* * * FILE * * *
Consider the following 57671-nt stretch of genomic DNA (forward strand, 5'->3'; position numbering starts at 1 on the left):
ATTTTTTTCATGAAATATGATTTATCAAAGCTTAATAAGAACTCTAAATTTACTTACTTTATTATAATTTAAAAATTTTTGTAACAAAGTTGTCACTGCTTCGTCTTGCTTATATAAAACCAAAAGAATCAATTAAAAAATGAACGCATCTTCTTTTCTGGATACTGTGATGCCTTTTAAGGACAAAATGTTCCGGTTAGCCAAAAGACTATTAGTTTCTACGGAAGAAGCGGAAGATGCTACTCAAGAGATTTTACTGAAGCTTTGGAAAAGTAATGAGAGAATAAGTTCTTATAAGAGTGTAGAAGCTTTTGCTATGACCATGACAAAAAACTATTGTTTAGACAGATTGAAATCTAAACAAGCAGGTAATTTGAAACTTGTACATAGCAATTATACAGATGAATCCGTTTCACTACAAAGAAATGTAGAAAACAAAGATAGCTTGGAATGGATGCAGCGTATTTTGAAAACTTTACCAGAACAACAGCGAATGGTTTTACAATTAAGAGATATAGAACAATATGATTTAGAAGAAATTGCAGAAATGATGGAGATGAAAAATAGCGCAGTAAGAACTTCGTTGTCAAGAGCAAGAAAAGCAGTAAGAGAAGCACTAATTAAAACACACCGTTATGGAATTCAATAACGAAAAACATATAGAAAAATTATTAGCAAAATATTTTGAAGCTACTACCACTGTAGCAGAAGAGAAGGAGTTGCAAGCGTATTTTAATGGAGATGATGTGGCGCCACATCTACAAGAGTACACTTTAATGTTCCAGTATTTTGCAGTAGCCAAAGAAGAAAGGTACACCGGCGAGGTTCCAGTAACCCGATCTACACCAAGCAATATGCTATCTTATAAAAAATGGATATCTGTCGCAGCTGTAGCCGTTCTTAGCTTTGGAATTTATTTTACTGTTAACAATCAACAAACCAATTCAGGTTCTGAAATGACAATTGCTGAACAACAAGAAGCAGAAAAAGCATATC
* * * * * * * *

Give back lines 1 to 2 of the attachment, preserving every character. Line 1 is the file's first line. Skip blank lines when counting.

Consider the following 57671-nt stretch of genomic DNA (forward strand, 5'->3'; position numbering starts at 1 on the left):
ATTTTTTTCATGAAATATGATTTATCAAAGCTTAATAAGAACTCTAAATTTACTTACTTTATTATAATTTAAAAATTTTTGTAACAAAGTTGTCACTGCTTCGTCTTGCTTATATAAAACCAAAAGAATCAATTAAAAAATGAACGCATCTTCTTTTCTGGATACTGTGATGCCTTTTAAGGACAAAATGTTCCGGTTAGCCAAAAGACTATTAGTTTCTACGGAAGAAGCGGAAGATGCTACTCAAGAGATTTTACTGAAGCTTTGGAAAAGTAATGAGAGAATAAGTTCTTATAAGAGTGTAGAAGCTTTTGCTATGACCATGACAAAAAACTATTGTTTAGACAGATTGAAATCTAAACAAGCAGGTAATTTGAAACTTGTACATAGCAATTATACAGATGAATCCGTTTCACTACAAAGAAATGTAGAAAACAAAGATAGCTTGGAATGGATGCAGCGTATTTTGAAAACTTTACCAGAACAACAGCGAATGGTTTTACAATTAAGAGATATAGAACAATATGATTTAGAAGAAATTGCAGAAATGATGGAGATGAAAAATAGCGCAGTAAGAACTTCGTTGTCAAGAGCAAGAAAAGCAGTAAGAGAAGCACTAATTAAAACACACCGTTATGGAATTCAATAACGAAAAACATATAGAAAAATTATTAGCAAAATATTTTGAAGCTACTACCACTGTAGCAGAAGAGAAGGAGTTGCAAGCGTATTTTAATGGAGATGATGTGGCGCCACATCTACAAGAGTACACTTTAATGTTCCAGTATTTTGCAGTAGCCAAAGAAGAAAGGTACACCGGCGAGGTTCCAGTAACCCGATCTACACCAAGCAATATGCTATCTTATAAAAAATGGATATCTGTCGCAGCTGTAGCCGTTCTTAGCTTTGGAATTTATTTTACTGTTAACAATCAACAAACCAATTCAGGTTCTGAAATGACAATTGCTGAACAACAAGAAGCAGAAAAAGCATATC